Women in Practice: Midwife Series Part 3/4

Today, Laurie Alice Eakes continues her four-part series on her research into midwifery. You can find Part 1 and Part 2 by following the links.

The following is redacted from “Women of Power” written for and presented by Laurie Alice Eakes at the 1999 New Concepts in History conference.

In writings such as Martha Ballard’s journal, and in advertisements for their services, midwives referred to their work as their “practice” as would any professional healer.

“Ann Anmes, Lately arrived from England, is requested to practice Midwifery in this city, as she is informed many of the most experienced Midwives are infirm, and aged, and cannot attend with that assiduity, as so important an affair requires.”

In England, several midwives extended their professionalism through writing books on the art of midwifery, presiding over the childbed of queens, and campaigning for regulated midwifery colleges. Their work exemplifies education, independence, and most importantly, professionalism. Jane Sharpe, a seventeenth century midwife practitioner of thirty years, wrote in the introduction to her book:

“Sisters, I have often sat down sad in consideration of the many miseries women endure in the hands of unskillful midwives; many professing the art (without any skill in anatomy which is the principal part effectually necessary for a midwife) merely for lucre’s sake.”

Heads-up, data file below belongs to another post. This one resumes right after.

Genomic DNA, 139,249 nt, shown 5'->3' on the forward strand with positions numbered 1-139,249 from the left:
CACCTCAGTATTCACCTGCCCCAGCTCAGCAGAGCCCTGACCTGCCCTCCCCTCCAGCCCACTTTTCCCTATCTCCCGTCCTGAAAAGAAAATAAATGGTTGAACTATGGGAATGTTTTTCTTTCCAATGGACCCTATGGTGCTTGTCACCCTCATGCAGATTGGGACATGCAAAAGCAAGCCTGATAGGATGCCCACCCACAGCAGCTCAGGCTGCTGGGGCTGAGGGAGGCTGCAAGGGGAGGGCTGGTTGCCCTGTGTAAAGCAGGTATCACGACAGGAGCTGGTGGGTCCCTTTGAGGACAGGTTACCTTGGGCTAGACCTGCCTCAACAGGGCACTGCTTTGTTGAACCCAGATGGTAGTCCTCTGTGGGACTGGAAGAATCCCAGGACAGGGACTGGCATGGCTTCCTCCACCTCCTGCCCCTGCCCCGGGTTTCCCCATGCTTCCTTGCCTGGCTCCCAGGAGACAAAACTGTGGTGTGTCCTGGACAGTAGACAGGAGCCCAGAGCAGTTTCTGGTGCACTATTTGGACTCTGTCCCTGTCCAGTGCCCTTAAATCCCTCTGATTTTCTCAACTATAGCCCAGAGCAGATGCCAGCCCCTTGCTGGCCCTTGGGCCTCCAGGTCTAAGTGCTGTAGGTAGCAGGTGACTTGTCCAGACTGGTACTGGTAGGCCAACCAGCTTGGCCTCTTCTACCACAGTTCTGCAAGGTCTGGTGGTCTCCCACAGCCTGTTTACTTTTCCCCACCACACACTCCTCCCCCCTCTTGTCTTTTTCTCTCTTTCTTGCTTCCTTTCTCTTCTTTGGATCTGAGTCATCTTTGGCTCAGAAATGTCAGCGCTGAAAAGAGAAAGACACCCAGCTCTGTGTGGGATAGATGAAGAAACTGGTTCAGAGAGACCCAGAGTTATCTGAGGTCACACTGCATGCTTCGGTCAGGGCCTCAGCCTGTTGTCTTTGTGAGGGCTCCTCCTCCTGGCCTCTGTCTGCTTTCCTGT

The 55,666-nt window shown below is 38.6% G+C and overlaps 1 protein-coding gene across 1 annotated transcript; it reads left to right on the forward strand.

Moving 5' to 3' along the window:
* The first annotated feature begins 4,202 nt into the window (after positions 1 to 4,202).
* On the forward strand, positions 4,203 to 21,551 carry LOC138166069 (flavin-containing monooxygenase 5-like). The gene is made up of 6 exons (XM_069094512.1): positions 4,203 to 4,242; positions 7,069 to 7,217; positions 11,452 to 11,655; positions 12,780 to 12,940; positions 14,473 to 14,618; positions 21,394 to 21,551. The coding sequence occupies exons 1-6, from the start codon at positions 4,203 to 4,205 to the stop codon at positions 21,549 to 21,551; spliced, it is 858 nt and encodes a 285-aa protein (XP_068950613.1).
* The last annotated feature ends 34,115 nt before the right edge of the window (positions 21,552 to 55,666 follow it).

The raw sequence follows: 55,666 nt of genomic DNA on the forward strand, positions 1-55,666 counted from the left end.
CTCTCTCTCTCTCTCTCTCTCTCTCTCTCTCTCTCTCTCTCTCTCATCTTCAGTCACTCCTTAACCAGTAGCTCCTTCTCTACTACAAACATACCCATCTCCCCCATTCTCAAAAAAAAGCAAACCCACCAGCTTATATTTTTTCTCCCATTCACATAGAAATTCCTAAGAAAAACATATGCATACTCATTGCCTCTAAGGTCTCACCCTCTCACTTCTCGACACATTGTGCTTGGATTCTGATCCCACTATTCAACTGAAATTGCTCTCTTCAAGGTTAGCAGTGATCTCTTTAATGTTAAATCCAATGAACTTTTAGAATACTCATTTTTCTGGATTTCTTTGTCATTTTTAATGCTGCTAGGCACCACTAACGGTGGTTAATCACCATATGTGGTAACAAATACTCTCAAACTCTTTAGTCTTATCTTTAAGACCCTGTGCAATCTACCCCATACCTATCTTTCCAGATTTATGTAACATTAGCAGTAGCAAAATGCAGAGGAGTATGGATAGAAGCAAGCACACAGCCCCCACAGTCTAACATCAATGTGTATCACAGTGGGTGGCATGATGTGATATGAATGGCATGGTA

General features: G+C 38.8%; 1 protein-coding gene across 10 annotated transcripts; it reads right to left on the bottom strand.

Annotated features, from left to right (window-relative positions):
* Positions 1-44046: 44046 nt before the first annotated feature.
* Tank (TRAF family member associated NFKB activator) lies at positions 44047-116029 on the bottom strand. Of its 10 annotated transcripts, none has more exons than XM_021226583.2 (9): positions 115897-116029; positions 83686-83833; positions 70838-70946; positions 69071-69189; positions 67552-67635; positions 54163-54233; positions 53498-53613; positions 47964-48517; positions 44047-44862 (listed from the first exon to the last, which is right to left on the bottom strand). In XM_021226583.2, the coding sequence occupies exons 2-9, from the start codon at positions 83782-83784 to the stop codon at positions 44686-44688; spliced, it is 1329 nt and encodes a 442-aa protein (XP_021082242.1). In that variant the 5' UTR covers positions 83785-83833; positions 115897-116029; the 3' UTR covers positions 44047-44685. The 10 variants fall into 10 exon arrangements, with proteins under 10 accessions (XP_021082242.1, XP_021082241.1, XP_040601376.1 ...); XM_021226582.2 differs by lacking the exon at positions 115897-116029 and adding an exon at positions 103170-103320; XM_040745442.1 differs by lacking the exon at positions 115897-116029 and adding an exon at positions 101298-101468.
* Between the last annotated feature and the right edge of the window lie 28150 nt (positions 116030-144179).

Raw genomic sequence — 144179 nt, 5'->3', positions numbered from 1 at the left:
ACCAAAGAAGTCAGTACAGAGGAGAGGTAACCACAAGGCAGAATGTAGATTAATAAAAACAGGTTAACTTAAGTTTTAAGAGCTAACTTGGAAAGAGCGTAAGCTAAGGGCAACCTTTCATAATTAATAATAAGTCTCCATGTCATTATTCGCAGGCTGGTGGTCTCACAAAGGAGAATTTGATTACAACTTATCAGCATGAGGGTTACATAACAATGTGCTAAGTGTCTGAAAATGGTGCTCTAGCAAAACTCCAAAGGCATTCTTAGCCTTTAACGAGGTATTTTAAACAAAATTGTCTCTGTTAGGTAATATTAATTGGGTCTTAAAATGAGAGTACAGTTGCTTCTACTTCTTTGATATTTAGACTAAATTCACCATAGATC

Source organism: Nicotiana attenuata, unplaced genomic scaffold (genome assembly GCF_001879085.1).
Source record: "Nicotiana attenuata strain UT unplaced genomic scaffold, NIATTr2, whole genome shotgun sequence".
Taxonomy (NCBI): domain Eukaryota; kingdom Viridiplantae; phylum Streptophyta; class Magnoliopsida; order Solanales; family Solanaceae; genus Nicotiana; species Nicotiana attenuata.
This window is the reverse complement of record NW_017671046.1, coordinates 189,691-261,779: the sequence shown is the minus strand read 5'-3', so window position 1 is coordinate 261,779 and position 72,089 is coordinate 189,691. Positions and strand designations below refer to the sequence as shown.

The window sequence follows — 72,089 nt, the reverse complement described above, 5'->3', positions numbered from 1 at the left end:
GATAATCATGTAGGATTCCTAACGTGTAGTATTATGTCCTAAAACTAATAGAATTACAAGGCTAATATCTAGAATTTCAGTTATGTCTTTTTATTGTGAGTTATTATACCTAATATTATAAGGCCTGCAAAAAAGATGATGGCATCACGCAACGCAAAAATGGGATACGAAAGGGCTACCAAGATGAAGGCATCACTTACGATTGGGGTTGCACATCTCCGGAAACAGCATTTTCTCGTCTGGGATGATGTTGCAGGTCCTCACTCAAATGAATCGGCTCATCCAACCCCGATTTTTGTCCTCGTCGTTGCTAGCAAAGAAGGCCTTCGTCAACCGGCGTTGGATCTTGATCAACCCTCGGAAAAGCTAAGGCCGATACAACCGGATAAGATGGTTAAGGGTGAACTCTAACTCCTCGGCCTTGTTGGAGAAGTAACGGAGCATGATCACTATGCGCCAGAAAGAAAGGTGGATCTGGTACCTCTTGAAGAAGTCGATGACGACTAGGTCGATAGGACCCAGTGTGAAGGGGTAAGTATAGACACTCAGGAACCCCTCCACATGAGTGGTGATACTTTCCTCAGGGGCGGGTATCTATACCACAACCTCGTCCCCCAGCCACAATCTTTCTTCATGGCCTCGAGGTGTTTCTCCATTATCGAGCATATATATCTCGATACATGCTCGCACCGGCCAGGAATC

Elizabeth Cellier, a midwife to the wife of James II, campaigned for a midwifery college and licensure for practitioners. Her own dubious reputation resulting from trials for treason and libel, worked against her, and nothing came of her scheme. After her death, papers emerged that outlined a system of standardized education for midwives and payment for licenses to give those practitioners the right to employ their art.

In the first half of the eighteenth century, Mrs. Sarah Stone, first of Taunton, then Bristol, also wrote a book on midwifery. She had learned the art from her mother and passed it on to her daughter. In her writings, Mrs. Stone expressed that a midwife should serve no less than three years of an apprenticeship under another skilled midwife, and that seven years would be better.

These women had precedents for desiring regulation of their profession. As early as the 1450’s in the Low Country and several German cities, midwives were regulated through training by doctors and licensing by the municipal government. Under the Tudor monarchs, English midwives began to form a regulation for midwives under the jurisdiction of the ecclesiastical courts. Midwives were supposed to present statements of their good character and their skill to a bishop, pay a fee for their license, then take a lengthy oath.

*Originally posted March, 2011.*
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Since Laurie Alice Eakes lay in bed as a child telling herself stories, she has fulfilled her dream of becoming a published author, with more than two dozen books in print and several award wins and nominations to her credit, including winning the National Readers Choice Award for Best Regency and being chosen as a 2016 RITA®

She has recently relocated to a cold climate because she is weird enough to like snow and icy lake water. When she isn’t basking in the glory of being cold, she likes to read, visit museums, and take long walks, preferably with her husband, though the cats make her feel guilty every time she leaves the house.

You can read more about Eakes and her books, as well as contact her, through her website.

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